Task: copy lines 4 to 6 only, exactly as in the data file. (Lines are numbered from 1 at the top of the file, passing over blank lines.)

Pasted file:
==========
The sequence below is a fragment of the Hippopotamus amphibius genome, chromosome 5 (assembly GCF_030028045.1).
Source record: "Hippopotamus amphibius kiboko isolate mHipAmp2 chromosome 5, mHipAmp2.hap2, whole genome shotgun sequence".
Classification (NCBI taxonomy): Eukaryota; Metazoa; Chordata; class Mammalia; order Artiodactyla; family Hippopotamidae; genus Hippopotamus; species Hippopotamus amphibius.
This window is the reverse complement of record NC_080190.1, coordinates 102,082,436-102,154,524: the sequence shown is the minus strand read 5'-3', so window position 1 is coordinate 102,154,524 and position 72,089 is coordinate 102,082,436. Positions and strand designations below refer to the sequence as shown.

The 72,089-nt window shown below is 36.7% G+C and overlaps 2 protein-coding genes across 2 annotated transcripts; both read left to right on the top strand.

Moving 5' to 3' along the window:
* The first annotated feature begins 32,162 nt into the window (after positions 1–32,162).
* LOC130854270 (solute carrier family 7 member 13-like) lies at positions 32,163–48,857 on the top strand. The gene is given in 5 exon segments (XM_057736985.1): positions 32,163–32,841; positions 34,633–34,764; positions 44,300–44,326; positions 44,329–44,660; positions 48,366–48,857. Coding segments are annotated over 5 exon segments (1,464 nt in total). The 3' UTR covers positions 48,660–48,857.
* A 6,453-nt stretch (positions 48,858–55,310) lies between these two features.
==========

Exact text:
This window is the reverse complement of record NC_080190.1, coordinates 102,082,436-102,154,524: the sequence shown is the minus strand read 5'-3', so window position 1 is coordinate 102,154,524 and position 72,089 is coordinate 102,082,436. Positions and strand designations below refer to the sequence as shown.

The 72,089-nt window shown below is 36.7% G+C and overlaps 2 protein-coding genes across 2 annotated transcripts; both read left to right on the top strand.

Moving 5' to 3' along the window: